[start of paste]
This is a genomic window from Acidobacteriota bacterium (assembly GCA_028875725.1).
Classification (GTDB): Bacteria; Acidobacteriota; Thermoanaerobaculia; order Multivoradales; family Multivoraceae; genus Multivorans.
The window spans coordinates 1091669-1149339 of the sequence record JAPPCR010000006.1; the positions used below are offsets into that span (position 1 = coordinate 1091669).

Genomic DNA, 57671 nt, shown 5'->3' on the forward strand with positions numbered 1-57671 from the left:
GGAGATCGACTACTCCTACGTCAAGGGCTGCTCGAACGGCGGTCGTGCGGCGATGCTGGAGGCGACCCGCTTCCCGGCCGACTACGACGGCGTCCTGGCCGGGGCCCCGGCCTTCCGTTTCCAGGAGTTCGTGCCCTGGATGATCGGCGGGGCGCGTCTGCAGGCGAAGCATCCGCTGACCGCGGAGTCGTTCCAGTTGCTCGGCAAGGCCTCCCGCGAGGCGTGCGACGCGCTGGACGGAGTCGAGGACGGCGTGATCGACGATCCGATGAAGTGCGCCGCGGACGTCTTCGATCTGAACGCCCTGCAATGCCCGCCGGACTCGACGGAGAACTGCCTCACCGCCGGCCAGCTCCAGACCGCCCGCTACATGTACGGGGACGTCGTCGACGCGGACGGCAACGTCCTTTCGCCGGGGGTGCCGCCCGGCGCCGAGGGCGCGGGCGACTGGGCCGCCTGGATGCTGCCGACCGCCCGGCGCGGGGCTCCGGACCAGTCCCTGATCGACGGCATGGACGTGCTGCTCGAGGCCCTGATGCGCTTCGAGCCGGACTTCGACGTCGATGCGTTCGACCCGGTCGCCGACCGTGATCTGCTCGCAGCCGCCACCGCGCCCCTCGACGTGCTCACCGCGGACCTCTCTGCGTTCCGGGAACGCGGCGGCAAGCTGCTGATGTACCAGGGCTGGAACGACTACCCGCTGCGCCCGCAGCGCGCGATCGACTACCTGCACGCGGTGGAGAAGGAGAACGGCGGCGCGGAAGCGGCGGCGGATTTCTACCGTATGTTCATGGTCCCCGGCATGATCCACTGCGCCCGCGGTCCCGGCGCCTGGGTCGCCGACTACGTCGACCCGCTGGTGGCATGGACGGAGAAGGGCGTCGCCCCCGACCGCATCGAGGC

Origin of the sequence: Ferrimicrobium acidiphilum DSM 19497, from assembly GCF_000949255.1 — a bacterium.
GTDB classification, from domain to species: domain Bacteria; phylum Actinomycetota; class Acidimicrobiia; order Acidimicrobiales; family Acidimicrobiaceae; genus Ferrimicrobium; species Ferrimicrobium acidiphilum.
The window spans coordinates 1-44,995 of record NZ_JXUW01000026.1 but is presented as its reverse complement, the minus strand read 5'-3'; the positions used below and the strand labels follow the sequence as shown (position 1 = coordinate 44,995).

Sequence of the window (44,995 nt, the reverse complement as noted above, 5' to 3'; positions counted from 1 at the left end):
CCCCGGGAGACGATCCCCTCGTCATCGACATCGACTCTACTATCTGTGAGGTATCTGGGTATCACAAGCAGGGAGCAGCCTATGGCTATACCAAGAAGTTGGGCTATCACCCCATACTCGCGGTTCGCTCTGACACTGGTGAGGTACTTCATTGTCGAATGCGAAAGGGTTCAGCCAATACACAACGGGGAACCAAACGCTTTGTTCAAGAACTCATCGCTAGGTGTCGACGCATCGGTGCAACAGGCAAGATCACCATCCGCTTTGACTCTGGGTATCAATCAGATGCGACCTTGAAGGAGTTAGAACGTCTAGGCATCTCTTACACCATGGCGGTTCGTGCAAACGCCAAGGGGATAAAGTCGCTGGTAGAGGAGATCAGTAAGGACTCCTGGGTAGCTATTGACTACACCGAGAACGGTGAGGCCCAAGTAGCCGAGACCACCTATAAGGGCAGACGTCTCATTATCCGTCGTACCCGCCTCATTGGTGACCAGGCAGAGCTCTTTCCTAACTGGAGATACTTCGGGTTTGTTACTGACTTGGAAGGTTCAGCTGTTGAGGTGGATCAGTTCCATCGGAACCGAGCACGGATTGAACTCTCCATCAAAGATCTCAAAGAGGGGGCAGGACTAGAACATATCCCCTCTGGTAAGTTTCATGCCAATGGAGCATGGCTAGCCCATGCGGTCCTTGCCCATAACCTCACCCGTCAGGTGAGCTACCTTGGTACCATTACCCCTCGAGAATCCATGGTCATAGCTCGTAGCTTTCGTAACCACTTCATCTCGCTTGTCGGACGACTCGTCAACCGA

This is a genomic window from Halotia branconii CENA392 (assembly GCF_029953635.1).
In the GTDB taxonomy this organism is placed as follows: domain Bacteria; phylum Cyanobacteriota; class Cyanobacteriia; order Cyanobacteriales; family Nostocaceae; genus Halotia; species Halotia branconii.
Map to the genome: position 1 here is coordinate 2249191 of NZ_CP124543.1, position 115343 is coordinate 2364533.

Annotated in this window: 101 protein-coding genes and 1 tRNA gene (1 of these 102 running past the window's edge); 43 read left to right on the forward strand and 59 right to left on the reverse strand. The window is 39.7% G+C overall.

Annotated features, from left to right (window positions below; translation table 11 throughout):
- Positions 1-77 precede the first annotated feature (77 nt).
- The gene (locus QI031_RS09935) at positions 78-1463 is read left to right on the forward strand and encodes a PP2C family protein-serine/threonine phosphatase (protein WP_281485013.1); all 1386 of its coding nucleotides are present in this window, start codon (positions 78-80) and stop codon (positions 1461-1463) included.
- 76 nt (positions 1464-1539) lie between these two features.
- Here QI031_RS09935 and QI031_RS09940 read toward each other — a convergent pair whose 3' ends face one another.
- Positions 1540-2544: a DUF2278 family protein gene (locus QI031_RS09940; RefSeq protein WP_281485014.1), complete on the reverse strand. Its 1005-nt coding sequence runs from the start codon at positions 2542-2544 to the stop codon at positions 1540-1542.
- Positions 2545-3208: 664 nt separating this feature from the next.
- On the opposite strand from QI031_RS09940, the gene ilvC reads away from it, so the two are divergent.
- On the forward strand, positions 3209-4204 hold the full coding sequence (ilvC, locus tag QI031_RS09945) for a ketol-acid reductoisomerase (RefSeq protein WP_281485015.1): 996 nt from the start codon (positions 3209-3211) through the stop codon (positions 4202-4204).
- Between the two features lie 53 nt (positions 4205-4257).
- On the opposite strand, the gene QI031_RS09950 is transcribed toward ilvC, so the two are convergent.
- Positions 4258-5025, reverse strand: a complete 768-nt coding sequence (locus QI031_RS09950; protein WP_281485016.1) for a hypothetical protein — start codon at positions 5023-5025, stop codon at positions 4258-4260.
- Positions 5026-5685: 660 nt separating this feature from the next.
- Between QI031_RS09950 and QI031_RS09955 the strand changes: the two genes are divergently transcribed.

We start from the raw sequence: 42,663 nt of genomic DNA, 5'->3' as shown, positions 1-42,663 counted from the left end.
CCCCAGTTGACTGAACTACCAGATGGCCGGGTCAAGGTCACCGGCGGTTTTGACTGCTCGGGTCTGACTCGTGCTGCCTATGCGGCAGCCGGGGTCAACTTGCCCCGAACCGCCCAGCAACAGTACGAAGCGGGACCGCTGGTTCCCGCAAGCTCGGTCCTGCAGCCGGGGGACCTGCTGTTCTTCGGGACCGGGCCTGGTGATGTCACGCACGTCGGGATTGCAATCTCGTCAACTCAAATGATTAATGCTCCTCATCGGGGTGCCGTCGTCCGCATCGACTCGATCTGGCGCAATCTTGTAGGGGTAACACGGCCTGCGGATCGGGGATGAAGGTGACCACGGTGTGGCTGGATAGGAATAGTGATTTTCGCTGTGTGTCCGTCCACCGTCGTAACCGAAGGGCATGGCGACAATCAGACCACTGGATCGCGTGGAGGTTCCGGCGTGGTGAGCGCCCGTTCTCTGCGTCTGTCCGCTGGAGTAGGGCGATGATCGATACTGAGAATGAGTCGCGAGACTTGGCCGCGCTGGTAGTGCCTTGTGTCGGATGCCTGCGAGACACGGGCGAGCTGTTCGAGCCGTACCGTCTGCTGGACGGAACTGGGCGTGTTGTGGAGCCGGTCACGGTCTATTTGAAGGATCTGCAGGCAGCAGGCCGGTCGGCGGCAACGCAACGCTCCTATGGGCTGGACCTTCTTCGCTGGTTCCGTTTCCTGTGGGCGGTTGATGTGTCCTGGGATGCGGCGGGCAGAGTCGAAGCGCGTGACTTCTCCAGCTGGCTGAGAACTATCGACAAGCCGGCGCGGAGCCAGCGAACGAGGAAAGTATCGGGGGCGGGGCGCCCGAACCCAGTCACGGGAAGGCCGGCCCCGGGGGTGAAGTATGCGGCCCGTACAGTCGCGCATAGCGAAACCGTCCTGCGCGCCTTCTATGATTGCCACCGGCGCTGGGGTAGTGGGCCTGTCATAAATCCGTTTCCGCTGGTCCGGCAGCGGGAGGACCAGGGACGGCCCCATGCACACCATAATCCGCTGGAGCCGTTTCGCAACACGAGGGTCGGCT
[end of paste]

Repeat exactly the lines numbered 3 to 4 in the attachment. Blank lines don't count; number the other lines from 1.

The window spans coordinates 1091669-1149339 of the sequence record JAPPCR010000006.1; the positions used below are offsets into that span (position 1 = coordinate 1091669).

Genomic DNA, 57671 nt, shown 5'->3' on the forward strand with positions numbered 1-57671 from the left: